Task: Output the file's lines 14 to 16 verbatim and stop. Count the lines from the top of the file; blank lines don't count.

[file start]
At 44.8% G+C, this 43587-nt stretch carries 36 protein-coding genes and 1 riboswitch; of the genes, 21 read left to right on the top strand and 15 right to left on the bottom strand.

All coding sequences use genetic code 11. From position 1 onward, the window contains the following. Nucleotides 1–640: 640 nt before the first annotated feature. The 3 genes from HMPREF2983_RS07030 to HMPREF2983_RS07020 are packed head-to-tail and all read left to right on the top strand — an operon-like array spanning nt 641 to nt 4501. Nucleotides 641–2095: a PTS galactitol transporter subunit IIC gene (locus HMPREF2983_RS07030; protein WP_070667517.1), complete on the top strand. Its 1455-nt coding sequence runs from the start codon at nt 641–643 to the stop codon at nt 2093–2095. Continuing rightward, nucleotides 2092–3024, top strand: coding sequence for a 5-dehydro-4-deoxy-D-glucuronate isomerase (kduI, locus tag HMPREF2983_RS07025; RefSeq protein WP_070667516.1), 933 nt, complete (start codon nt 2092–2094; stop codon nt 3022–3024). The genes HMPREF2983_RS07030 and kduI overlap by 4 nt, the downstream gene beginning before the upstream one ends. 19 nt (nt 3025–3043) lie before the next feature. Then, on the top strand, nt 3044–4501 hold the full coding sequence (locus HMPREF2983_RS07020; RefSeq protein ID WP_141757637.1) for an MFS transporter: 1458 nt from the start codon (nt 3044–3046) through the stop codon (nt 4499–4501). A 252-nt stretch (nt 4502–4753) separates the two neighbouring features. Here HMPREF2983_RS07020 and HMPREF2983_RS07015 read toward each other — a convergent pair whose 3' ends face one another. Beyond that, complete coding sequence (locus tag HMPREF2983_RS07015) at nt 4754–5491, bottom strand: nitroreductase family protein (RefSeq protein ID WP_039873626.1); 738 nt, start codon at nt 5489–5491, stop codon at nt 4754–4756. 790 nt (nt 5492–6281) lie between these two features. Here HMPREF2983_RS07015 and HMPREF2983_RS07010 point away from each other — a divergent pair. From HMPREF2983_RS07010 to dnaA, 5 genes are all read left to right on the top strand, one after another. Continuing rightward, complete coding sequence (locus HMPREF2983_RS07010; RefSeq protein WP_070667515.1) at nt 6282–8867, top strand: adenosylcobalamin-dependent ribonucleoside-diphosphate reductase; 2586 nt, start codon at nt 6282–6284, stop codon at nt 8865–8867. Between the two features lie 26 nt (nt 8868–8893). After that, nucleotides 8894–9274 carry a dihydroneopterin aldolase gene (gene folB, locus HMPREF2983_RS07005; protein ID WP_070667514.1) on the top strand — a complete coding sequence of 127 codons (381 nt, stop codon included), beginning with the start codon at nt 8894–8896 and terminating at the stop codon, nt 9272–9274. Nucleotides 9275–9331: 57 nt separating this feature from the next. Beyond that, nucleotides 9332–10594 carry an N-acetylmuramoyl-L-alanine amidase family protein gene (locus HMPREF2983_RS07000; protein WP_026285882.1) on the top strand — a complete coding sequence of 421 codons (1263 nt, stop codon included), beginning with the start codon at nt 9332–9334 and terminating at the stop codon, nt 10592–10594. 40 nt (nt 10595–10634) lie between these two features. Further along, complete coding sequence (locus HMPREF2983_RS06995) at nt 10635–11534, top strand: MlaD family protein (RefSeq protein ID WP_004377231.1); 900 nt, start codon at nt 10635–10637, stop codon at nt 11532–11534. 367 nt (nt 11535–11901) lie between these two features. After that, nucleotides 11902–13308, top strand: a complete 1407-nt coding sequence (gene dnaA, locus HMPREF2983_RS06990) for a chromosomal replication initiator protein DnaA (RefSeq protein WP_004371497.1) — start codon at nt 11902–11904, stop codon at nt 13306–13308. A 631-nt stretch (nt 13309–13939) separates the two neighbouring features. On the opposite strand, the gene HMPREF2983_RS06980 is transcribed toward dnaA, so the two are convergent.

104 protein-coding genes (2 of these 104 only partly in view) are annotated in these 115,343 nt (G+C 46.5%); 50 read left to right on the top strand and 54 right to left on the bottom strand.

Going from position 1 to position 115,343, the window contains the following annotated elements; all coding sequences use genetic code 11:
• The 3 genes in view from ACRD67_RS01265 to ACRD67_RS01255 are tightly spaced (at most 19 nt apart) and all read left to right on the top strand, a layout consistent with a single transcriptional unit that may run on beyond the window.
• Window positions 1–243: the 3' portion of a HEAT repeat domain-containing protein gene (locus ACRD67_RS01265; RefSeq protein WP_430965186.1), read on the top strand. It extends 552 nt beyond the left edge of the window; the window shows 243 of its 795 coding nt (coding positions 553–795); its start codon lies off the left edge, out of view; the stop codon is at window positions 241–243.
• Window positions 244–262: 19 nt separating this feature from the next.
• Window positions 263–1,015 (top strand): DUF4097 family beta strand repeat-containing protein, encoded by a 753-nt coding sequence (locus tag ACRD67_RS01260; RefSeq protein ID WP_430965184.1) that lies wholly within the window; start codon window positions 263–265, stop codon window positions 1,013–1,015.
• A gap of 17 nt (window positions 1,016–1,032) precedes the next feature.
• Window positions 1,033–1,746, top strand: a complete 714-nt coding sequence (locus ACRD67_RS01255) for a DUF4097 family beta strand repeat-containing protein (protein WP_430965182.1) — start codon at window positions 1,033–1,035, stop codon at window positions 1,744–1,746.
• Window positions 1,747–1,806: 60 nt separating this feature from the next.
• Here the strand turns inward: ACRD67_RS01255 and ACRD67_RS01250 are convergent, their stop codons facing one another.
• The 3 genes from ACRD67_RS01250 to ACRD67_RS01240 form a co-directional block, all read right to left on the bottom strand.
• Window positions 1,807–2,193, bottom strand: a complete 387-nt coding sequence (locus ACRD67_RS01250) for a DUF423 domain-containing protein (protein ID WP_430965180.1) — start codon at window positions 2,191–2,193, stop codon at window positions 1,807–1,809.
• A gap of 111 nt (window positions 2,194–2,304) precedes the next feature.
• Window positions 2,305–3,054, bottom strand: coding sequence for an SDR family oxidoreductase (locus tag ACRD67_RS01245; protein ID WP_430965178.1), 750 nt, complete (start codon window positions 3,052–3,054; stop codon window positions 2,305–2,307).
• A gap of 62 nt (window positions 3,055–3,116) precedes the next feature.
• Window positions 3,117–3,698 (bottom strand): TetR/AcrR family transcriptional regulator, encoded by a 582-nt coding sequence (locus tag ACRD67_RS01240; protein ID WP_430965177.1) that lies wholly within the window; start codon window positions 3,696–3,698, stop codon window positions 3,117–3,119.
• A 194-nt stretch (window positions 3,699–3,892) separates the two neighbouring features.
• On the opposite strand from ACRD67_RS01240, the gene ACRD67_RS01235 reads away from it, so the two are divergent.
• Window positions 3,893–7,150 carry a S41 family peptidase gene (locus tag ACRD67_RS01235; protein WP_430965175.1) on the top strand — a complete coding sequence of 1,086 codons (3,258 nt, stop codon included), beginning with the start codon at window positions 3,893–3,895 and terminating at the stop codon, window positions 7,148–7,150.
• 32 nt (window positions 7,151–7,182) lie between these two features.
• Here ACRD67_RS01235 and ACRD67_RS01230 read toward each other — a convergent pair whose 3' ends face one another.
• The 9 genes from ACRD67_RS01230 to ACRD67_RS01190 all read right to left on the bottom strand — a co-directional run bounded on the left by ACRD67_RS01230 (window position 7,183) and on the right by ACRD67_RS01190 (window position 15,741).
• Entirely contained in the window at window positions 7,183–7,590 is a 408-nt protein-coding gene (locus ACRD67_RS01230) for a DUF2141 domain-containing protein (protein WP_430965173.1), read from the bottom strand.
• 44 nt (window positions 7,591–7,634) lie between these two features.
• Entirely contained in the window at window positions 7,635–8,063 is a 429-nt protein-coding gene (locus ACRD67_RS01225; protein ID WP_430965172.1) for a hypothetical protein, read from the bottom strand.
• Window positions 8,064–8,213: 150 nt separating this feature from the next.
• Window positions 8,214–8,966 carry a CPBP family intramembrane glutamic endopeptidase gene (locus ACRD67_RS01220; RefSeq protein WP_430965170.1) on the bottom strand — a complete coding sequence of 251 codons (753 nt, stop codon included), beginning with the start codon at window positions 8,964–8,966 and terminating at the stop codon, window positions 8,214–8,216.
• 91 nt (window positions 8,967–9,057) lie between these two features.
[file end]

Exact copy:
• Window positions 1,807–2,193, bottom strand: a complete 387-nt coding sequence (locus ACRD67_RS01250) for a DUF423 domain-containing protein (protein ID WP_430965180.1) — start codon at window positions 2,191–2,193, stop codon at window positions 1,807–1,809.
• A gap of 111 nt (window positions 2,194–2,304) precedes the next feature.
• Window positions 2,305–3,054, bottom strand: coding sequence for an SDR family oxidoreductase (locus tag ACRD67_RS01245; protein ID WP_430965178.1), 750 nt, complete (start codon window positions 3,052–3,054; stop codon window positions 2,305–2,307).